Church’s bankruptcy case enters final phase

Several dozen members of the Charles Street African Methodist Episcopal Church filled a courtroom in Boston Monday, as lawyers for the congregation and those representing bankers made their final arguments before a judge in the church’s bankruptcy case.

The parties remain far apart, nearly a year and a half since the historic Roxbury church filed for Chapter 11 bankruptcy protection in order to reorganize roughly $5 million that it owes OneUnited Bank and other creditors. The dispute has become highly personal, bruising the reputations of two prominent black institutions in Boston.

A contrite Charles Street AME has offered full repayment of its debt over 20 years, and the oversight of a special examiner who would report back to the court. The bank wants the judge to dismiss the bankruptcy case entirely, arguing that church leaders have been misleading about Charles Street’s finances and cannot be trusted to manage them going forward.


“You’re saying I shouldn’t trust them? That’s what it comes down to,’’ US Bankruptcy Judge Frank Bailey said to OneUnited’s lawyer, Lawrence Edelman.

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Edelman was evasive when the judge asked him what the bank would do to recoup its money if the bankruptcy case was dismissed. Edelman suggested the bank wanted to return to state court, where the parties have other lawsuits pending, and could negotiate their loan problems there.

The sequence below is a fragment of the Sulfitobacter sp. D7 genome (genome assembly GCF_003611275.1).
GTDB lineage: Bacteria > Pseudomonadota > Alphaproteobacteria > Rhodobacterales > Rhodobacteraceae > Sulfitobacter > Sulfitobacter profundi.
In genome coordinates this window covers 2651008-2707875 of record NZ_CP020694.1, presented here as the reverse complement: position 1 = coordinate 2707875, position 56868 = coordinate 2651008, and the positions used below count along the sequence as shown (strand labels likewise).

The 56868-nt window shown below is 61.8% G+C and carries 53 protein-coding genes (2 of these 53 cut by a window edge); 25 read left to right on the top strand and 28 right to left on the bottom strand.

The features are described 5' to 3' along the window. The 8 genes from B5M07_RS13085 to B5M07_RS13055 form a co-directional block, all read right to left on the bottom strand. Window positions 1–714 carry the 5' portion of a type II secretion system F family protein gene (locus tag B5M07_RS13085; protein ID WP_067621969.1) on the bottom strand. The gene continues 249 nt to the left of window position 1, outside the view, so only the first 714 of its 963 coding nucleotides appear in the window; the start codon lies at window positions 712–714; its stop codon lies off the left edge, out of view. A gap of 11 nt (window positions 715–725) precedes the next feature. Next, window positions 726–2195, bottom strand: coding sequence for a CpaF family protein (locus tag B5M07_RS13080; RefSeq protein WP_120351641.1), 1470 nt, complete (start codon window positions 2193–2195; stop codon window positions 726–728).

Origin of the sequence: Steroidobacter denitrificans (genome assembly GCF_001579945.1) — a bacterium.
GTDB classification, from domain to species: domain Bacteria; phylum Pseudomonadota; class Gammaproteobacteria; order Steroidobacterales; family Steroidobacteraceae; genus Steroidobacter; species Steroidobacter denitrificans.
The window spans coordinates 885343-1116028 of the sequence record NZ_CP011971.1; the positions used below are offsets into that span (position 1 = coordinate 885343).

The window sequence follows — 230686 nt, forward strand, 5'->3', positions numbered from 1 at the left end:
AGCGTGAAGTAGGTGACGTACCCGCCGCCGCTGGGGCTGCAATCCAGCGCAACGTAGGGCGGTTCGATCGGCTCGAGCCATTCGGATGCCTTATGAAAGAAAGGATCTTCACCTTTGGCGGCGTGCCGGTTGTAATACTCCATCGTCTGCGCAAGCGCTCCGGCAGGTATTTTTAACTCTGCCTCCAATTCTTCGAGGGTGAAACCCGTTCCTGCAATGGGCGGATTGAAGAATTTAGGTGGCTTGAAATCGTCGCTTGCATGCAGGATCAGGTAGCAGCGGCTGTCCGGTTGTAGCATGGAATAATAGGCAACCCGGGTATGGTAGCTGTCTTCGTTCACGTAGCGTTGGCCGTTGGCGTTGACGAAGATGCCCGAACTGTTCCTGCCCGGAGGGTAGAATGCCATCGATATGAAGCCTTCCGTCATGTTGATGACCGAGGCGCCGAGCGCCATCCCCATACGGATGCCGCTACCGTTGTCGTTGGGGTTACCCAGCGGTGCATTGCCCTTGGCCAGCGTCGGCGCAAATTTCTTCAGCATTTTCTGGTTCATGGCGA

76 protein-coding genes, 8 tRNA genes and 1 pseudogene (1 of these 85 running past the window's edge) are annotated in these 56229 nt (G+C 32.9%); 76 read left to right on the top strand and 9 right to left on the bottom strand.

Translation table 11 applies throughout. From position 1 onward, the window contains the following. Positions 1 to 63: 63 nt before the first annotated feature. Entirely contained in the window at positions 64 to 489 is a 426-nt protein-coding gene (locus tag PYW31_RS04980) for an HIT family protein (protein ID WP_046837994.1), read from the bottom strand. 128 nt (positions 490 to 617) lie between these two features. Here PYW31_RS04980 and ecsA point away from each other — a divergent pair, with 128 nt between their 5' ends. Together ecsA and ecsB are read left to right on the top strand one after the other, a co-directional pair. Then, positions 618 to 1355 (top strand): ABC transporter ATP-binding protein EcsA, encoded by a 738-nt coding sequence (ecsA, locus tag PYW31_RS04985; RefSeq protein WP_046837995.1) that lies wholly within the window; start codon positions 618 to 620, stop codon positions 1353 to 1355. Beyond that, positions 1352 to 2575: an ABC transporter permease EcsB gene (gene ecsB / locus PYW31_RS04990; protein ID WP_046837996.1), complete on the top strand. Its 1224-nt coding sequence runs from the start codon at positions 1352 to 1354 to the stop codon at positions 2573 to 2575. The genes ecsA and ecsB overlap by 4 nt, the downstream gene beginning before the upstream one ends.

Edelman noted that OneUnited still has the right to foreclose on the church building in Roxbury and also on a nearby community center that Charles Street is building, which serves as collateral for a separate loan. The congregation filed for bankruptcy protection in March 2012, when the bank threatened to auction off the church building.

The question at the heart of the feud is whether it was the church or the bank that overextended to build or finance the Roxbury Renaissance Center, a space meant to house a music school, a ballroom for weddings and gatherings, and business incubator offices.

What was billed as landmark community cooperation in 2007 turned into a quagmire by 2009, as the financial crisis hit. The church struggled to repay its loans as OneUnited became financially strained and under government scrutiny.


When communication between the two institutions broke down and turned into a public legal spat, community activists rallied and a host of politicians intervened, from Mayor Thomas M. Menino to former US senator Scott Brown.

But since the bankruptcy case started, the bank’s lawyers have portrayed the church’s pastor, Gregory S. Groover, as negligent and misleading. Most recently, the bank has accused Groover and a church bookkeeper of fraud for improperly using $825,000 in grant money earmarked for the training of new clergy to instead pay church bills, loans, and salaries.

“This debtor has not only committed wrongdoing, but at all times knew it was committing wrongdoing and kept it a secret,’’ said Edelman, the bank lawyer.

Groover apologized for borrowing the funds, granted by the Lilly Endowment. He said Charles Street has been repaying the money and continues to fund the pastoral program the grant was meant to support. The church’s pro bono lawyer, Ross Martin of Ropes & Gray, said his clients were unsophisticated about finances.

Under the church’s plan of reorganization, it would repay the bank over 20 years at an interest rate of 5.75 percent, or a rate of 5.2 percent coupled with a guarantee from Charles Street’s district church organization. The plan would aim to finish the community center with donated money so it can start generating rental revenue.


The judge is expected to deliver a ruling in the coming weeks.

Beth Healy can be reached at